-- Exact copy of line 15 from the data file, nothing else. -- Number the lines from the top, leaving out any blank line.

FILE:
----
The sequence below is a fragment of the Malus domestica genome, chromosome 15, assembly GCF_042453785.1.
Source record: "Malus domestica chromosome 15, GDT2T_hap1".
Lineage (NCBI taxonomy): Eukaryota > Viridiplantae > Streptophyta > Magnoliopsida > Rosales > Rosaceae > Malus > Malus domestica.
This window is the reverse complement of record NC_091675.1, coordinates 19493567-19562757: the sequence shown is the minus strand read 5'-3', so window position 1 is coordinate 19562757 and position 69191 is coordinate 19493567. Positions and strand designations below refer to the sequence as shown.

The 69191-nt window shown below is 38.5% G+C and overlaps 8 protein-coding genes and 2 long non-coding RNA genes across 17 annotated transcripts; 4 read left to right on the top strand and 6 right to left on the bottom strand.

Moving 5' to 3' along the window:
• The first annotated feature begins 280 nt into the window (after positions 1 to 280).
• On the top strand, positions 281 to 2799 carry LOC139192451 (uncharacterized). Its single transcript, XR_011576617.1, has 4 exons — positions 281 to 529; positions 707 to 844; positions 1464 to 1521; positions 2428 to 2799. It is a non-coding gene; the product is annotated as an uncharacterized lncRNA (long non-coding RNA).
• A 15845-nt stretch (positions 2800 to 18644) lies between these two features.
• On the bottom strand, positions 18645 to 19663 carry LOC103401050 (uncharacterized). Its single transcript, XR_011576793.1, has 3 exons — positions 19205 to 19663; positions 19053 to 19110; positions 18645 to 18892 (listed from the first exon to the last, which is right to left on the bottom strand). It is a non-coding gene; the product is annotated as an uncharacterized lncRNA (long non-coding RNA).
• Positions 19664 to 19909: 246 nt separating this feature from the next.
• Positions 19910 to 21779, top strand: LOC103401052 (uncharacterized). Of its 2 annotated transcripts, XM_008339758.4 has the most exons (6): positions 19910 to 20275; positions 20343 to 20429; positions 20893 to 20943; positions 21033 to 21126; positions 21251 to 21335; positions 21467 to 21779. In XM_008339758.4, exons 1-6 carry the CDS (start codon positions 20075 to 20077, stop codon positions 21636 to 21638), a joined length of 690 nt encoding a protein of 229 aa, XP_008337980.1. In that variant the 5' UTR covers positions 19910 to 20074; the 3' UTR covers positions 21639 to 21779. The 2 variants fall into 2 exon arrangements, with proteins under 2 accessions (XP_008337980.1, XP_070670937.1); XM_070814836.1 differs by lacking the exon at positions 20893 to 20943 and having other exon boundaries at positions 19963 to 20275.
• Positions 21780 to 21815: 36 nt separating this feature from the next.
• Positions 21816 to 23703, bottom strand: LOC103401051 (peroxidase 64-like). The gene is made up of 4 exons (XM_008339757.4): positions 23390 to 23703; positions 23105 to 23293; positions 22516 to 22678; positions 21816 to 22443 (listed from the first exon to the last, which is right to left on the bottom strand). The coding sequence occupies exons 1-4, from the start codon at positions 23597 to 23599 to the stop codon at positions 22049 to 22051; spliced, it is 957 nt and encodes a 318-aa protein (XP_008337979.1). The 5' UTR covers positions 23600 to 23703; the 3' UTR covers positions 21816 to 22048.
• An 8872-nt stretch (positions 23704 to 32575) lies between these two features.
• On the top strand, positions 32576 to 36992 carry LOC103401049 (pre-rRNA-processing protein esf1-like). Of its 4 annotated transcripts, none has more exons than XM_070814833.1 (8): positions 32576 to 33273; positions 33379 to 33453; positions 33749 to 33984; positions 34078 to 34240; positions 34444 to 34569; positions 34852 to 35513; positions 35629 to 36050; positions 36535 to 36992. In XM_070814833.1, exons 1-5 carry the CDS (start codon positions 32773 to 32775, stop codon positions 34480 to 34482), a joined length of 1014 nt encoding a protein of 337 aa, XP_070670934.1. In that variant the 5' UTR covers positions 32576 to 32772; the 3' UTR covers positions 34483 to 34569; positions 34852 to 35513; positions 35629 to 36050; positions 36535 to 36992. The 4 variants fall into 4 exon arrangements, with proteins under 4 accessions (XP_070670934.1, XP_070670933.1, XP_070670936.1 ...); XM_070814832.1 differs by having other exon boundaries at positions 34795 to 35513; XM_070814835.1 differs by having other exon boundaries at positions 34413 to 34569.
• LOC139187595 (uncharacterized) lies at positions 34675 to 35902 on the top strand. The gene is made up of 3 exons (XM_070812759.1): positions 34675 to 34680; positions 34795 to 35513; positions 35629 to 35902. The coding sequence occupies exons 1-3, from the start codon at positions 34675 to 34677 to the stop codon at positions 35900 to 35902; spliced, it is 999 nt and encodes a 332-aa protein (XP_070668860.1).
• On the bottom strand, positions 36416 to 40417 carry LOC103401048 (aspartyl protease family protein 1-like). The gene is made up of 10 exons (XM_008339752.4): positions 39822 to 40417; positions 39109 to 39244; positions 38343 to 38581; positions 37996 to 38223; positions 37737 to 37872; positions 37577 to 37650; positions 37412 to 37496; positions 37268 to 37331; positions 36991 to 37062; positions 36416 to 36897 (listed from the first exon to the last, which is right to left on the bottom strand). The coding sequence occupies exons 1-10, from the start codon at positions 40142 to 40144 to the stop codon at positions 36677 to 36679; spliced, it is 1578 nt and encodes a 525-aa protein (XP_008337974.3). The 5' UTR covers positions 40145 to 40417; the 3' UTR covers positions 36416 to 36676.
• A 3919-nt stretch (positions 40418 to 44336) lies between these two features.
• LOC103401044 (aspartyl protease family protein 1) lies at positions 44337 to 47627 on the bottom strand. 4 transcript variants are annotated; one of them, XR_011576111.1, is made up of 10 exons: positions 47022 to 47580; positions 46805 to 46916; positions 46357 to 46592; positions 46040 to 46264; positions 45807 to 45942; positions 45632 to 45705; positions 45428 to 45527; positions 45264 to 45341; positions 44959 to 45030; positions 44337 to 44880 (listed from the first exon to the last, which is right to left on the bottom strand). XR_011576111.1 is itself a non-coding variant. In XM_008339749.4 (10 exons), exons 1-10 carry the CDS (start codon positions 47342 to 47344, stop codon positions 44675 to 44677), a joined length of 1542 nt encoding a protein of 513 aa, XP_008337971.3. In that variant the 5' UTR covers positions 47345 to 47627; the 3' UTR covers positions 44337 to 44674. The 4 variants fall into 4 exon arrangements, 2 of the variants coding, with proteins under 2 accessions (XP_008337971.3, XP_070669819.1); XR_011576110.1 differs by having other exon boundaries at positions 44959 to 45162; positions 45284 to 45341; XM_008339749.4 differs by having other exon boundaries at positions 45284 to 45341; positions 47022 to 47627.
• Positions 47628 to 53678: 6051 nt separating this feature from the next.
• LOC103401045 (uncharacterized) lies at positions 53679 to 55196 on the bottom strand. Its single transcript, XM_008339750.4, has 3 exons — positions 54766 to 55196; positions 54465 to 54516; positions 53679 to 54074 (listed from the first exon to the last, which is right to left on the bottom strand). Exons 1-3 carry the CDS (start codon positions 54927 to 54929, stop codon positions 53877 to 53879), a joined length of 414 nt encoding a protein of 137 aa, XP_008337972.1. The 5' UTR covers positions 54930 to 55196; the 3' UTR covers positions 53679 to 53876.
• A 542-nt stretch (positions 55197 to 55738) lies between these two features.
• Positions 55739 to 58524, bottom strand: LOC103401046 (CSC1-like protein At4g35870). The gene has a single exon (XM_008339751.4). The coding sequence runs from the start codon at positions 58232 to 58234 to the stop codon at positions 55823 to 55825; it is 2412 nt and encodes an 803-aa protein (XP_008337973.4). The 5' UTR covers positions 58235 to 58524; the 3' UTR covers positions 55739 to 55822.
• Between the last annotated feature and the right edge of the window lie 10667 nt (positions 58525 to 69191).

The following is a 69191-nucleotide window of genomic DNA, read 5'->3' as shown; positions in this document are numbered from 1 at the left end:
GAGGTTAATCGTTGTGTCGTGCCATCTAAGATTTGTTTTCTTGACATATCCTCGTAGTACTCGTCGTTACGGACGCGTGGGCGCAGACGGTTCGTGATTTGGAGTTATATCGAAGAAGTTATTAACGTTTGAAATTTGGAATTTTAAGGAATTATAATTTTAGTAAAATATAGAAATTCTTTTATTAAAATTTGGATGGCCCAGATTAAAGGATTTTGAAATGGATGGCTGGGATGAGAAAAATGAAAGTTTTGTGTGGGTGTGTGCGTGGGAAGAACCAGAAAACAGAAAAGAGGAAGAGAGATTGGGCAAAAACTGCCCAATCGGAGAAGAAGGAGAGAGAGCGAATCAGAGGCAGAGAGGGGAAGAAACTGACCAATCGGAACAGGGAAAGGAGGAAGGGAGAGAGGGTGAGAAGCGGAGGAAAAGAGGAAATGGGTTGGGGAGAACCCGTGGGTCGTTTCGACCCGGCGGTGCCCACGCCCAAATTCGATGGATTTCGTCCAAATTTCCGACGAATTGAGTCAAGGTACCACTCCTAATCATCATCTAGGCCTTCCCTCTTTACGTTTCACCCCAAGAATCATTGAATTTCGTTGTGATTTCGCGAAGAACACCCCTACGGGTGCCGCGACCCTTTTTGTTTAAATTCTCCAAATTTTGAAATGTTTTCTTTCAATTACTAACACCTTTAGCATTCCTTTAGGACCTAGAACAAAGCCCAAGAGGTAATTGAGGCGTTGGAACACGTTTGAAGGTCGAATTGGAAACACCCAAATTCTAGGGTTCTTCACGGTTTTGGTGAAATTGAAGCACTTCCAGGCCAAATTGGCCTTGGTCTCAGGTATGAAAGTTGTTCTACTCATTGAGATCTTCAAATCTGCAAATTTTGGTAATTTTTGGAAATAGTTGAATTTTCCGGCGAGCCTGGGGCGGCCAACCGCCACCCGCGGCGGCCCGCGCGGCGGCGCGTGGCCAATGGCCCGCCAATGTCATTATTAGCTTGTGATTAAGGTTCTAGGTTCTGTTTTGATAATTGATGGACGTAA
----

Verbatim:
• An 8872-nt stretch (positions 23704 to 32575) lies between these two features.